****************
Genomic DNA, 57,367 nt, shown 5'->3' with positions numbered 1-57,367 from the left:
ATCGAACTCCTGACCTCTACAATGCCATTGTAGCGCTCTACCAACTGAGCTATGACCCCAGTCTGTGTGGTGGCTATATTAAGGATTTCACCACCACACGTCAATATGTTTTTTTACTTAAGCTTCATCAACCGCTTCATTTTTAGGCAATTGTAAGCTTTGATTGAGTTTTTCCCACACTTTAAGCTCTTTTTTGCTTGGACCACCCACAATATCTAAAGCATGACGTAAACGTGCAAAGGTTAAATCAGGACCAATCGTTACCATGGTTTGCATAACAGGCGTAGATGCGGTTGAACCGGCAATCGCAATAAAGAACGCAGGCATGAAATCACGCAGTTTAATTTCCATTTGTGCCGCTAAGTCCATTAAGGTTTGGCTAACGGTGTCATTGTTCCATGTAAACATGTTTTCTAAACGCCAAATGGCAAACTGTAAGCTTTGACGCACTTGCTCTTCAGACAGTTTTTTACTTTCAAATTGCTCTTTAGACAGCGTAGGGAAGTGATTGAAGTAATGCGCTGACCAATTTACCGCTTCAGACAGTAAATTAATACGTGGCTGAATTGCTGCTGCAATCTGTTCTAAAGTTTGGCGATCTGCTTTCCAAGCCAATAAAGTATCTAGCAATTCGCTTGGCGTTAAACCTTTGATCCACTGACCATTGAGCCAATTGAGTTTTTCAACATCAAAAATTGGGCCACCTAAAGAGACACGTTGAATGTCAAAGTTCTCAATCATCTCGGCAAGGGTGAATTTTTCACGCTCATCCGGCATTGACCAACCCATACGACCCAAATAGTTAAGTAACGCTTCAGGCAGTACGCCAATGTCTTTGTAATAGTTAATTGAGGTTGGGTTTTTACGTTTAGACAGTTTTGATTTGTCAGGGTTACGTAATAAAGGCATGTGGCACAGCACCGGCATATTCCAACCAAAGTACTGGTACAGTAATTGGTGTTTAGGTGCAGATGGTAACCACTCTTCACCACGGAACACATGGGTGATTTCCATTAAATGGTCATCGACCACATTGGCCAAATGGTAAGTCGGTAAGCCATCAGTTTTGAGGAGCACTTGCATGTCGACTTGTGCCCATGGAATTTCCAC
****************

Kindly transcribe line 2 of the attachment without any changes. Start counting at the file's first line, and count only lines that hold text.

ATCGAACTCCTGACCTCTACAATGCCATTGTAGCGCTCTACCAACTGAGCTATGACCCCAGTCTGTGTGGTGGCTATATTAAGGATTTCACCACCACACGTCAATATGTTTTTTTACTTAAGCTTCATCAACCGCTTCATTTTTAGGCAATTGTAAGCTTTGATTGAGTTTTTCCCACACTTTAAGCTCTTTTTTGCTTGGACCACCCACAATATCTAAAGCATGACGTAAACGTGCAAAGGTTAAATCAGGACCAATCGTTACCATGGTTTGCATAACAGGCGTAGATGCGGTTGAACCGGCAATCGCAATAAAGAACGCAGGCATGAAATCACGCAGTTTAATTTCCATTTGTGCCGCTAAGTCCATTAAGGTTTGGCTAACGGTGTCATTGTTCCATGTAAACATGTTTTCTAAACGCCAAATGGCAAACTGTAAGCTTTGACGCACTTGCTCTTCAGACAGTTTTTTACTTTCAAATTGCTCTTTAGACAGCGTAGGGAAGTGATTGAAGTAATGCGCTGACCAATTTACCGCTTCAGACAGTAAATTAATACGTGGCTGAATTGCTGCTGCAATCTGTTCTAAAGTTTGGCGATCTGCTTTCCAAGCCAATAAAGTATCTAGCAATTCGCTTGGCGTTAAACCTTTGATCCACTGACCATTGAGCCAATTGAGTTTTTCAACATCAAAAATTGGGCCACCTAAAGAGACACGTTGAATGTCAAAGTTCTCAATCATCTCGGCAAGGGTGAATTTTTCACGCTCATCCGGCATTGACCAACCCATACGACCCAAATAGTTAAGTAACGCTTCAGGCAGTACGCCAATGTCTTTGTAATAGTTAATTGAGGTTGGGTTTTTACGTTTAGACAGTTTTGATTTGTCAGGGTTACGTAATAAAGGCATGTGGCACAGCACCGGCATATTCCAACCAAAGTACTGGTACAGTAATTGGTGTTTAGGTGCAGATGGTAACCACTCTTCACCACGGAACACATGGGTGATTTCCATTAAATGGTCATCGACCACATTGGCCAAATGGTAAGTCGGTAAGCCATCAGTTTTGAGGAGCACTTGCATGTCGACTTGTGCCCATGGAATTTCCAC